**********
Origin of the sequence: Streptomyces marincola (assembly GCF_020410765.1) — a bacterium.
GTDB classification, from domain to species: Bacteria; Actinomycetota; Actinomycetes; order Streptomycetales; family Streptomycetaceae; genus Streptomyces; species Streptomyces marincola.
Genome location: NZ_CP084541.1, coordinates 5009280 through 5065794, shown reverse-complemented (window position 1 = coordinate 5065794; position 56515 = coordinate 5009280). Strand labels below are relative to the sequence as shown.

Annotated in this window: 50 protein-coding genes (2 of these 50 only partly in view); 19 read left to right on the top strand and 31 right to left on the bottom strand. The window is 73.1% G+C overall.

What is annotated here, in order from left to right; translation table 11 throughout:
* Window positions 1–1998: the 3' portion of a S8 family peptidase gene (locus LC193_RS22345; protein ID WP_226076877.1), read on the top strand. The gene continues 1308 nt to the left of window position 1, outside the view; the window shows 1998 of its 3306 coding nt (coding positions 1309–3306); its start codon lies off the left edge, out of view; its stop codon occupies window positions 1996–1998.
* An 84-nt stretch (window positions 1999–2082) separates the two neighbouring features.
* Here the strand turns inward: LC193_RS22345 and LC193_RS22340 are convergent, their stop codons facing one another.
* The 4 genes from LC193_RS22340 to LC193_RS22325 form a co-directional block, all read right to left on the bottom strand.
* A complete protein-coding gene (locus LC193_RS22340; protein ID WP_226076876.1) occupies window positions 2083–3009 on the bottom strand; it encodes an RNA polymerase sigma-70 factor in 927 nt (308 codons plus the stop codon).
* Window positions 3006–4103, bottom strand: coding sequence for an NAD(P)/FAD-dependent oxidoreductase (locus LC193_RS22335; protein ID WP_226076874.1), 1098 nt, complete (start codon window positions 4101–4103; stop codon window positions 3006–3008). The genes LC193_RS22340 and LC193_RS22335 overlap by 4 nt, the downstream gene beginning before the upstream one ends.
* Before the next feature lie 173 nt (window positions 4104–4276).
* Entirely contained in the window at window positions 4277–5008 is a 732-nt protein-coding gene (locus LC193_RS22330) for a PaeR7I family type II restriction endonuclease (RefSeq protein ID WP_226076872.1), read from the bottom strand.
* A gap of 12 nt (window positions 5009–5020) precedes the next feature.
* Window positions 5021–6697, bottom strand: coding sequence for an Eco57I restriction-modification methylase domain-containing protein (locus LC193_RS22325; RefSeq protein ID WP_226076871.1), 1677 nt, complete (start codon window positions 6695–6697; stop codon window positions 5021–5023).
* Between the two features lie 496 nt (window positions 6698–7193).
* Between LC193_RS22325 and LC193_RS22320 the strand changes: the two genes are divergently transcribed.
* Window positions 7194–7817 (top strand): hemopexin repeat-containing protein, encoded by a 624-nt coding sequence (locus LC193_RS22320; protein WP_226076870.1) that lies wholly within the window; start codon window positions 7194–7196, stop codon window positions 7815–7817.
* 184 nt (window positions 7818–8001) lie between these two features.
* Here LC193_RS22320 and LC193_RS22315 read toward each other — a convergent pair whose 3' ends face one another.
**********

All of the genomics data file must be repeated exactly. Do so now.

Origin of the sequence: Streptomyces marincola (assembly GCF_020410765.1) — a bacterium.
GTDB classification, from domain to species: Bacteria; Actinomycetota; Actinomycetes; order Streptomycetales; family Streptomycetaceae; genus Streptomyces; species Streptomyces marincola.
Genome location: NZ_CP084541.1, coordinates 5009280 through 5065794, shown reverse-complemented (window position 1 = coordinate 5065794; position 56515 = coordinate 5009280). Strand labels below are relative to the sequence as shown.

Annotated in this window: 50 protein-coding genes (2 of these 50 only partly in view); 19 read left to right on the top strand and 31 right to left on the bottom strand. The window is 73.1% G+C overall.

What is annotated here, in order from left to right; translation table 11 throughout:
* Window positions 1–1998: the 3' portion of a S8 family peptidase gene (locus LC193_RS22345; protein ID WP_226076877.1), read on the top strand. The gene continues 1308 nt to the left of window position 1, outside the view; the window shows 1998 of its 3306 coding nt (coding positions 1309–3306); its start codon lies off the left edge, out of view; its stop codon occupies window positions 1996–1998.
* An 84-nt stretch (window positions 1999–2082) separates the two neighbouring features.
* Here the strand turns inward: LC193_RS22345 and LC193_RS22340 are convergent, their stop codons facing one another.
* The 4 genes from LC193_RS22340 to LC193_RS22325 form a co-directional block, all read right to left on the bottom strand.
* A complete protein-coding gene (locus LC193_RS22340; protein ID WP_226076876.1) occupies window positions 2083–3009 on the bottom strand; it encodes an RNA polymerase sigma-70 factor in 927 nt (308 codons plus the stop codon).
* Window positions 3006–4103, bottom strand: coding sequence for an NAD(P)/FAD-dependent oxidoreductase (locus LC193_RS22335; protein ID WP_226076874.1), 1098 nt, complete (start codon window positions 4101–4103; stop codon window positions 3006–3008). The genes LC193_RS22340 and LC193_RS22335 overlap by 4 nt, the downstream gene beginning before the upstream one ends.
* Before the next feature lie 173 nt (window positions 4104–4276).
* Entirely contained in the window at window positions 4277–5008 is a 732-nt protein-coding gene (locus LC193_RS22330) for a PaeR7I family type II restriction endonuclease (RefSeq protein ID WP_226076872.1), read from the bottom strand.
* A gap of 12 nt (window positions 5009–5020) precedes the next feature.
* Window positions 5021–6697, bottom strand: coding sequence for an Eco57I restriction-modification methylase domain-containing protein (locus LC193_RS22325; RefSeq protein ID WP_226076871.1), 1677 nt, complete (start codon window positions 6695–6697; stop codon window positions 5021–5023).
* Between the two features lie 496 nt (window positions 6698–7193).
* Between LC193_RS22325 and LC193_RS22320 the strand changes: the two genes are divergently transcribed.
* Window positions 7194–7817 (top strand): hemopexin repeat-containing protein, encoded by a 624-nt coding sequence (locus LC193_RS22320; protein WP_226076870.1) that lies wholly within the window; start codon window positions 7194–7196, stop codon window positions 7815–7817.
* 184 nt (window positions 7818–8001) lie between these two features.
* Here LC193_RS22320 and LC193_RS22315 read toward each other — a convergent pair whose 3' ends face one another.